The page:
The U.S. Department of Energy and the U.S Department of Defense recognize the high demand for power on military installations and formed the Energy Saving Initiative to combat the rising cost of energy and the negative environmental impact generating power can have.

“The ESI is a U.S Air Force wide effort to save energy costs via the use of Energy Saving Performance Contracts or ESPCs,” said Jackens Eugene, 374th CES installation energy manager. “Yokota, like other bases, has to maintain an annual commitment to reduce facility and housing energy use, as well as implementing energy efficiency measures to help meet renewable energy use requirements.”

The ESI commitment to reducing military installation energy consumption originally started in 1985, and eventually developed ESPCs in an effort to expedite significant power reductions on installations by 2030.

Congressional funding isn’t necessary for projects using ESPCs, giving bases the ability to start on projects more quickly while saving congressional funds for other mission priorities.

“The project cost is about $165 million, but we don’t pay for these improvements, the contractor does,” said George Matusak, 374th CES portfolio optimization chief. “Yokota has made an ESPC with Schneider Electric to do the work, but they’re compensated by receiving a portion of the money they save us over the next 20 years, so it’s in their best interest to save us as much as possible. Everybody benefits in this deal.”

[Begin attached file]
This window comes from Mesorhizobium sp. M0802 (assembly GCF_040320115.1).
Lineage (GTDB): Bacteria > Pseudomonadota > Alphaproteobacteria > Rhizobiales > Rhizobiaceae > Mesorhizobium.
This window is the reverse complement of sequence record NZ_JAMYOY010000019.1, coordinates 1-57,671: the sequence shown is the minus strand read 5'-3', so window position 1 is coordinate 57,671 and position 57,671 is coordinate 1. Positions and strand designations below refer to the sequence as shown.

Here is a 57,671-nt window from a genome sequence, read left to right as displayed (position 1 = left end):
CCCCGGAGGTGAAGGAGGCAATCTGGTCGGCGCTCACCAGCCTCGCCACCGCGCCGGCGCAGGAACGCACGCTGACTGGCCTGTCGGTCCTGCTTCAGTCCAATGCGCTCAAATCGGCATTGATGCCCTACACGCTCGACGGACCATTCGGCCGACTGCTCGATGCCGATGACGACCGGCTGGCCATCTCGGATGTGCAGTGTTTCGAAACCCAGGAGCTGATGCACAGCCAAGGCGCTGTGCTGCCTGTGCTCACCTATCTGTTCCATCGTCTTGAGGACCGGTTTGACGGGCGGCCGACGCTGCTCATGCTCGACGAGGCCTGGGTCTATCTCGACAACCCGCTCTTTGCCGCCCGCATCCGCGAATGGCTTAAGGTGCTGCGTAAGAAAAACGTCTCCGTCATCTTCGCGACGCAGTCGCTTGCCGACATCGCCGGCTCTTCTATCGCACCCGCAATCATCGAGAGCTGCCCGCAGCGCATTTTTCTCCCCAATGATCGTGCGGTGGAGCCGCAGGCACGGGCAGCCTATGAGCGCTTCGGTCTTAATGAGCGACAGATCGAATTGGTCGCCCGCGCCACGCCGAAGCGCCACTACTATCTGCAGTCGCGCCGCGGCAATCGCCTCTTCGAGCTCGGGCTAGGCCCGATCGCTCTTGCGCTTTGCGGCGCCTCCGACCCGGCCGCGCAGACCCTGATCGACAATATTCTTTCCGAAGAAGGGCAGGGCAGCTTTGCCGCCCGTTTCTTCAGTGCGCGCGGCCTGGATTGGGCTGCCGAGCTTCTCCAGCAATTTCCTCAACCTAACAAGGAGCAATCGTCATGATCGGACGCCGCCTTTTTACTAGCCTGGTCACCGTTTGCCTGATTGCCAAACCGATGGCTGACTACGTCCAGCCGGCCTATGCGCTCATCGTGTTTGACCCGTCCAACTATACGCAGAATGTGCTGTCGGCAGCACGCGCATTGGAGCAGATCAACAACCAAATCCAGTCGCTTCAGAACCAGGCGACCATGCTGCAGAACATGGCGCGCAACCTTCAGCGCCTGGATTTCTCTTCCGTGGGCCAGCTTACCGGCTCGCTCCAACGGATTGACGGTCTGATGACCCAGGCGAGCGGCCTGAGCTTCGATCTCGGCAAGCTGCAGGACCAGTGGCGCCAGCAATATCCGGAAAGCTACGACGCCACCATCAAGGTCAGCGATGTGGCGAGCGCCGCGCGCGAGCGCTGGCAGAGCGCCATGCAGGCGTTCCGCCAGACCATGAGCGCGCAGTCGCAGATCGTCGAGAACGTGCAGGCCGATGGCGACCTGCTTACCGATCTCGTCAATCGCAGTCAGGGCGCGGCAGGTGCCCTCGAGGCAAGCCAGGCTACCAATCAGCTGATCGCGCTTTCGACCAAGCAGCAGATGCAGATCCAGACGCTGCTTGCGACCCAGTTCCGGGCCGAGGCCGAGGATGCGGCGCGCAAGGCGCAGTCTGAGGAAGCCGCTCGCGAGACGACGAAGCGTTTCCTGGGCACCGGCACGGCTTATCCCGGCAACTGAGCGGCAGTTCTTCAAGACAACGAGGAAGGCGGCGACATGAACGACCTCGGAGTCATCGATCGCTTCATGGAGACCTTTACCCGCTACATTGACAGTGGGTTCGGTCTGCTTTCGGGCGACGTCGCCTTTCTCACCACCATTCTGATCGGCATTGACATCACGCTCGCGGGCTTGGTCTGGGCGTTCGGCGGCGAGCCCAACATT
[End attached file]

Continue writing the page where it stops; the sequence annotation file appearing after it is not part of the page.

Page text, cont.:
Yokota’s ESPC dominantly features a new power generation plant that will help the base reduce dependency on the Japanese local Tama power grid and have more autonomy in emergency situations.

“A major reason why we’re doing this is the big tsunami near here in 2011, where the Tama power grid had to choose where to provide power,” Eugene said. “The new power plant would enable mission continuation at Yokota Air Base, and give back 10 megawatts to the local Tama power grid to use where it needs it most. This is a big thing for everyone here.”

Alongside the plant will be a ‘smart grid’ control system that will help regulate power usage across the base, allowing the control center to deactivate systems when not being used. New light fixtures, modern appliances, updated heating and cooling systems, maintaining pipes, wiring and more will all see some attention to increase efficacy.

“The best improvements are the ones people don’t realize are there, such as efficient light bulbs and water saving fixtures,” Matusak said. “If nobody is in a facility overnight, why is the air conditioner and lights on? The smart grid and environmental control systems help us put power where and when we need it, but it also provides great energy savings. The more we save, the less waste we’re putting into the environment.”

Construction at Yokota is projected to be completed in early 2023, and is predicted to annually save approximately 75,000 kilowatt hours of electricity and 30 million gallons of water. In all, the base will gain an additional 10 megawatts of power for critical readiness capabilities, environmentally friendly facilities and large money savings.

“The ESPC is a program that enables us to get after work we wouldn’t be otherwise be able to, with the end result being good for the Air Force mission, base personnel and the environment overall,” Matusak said.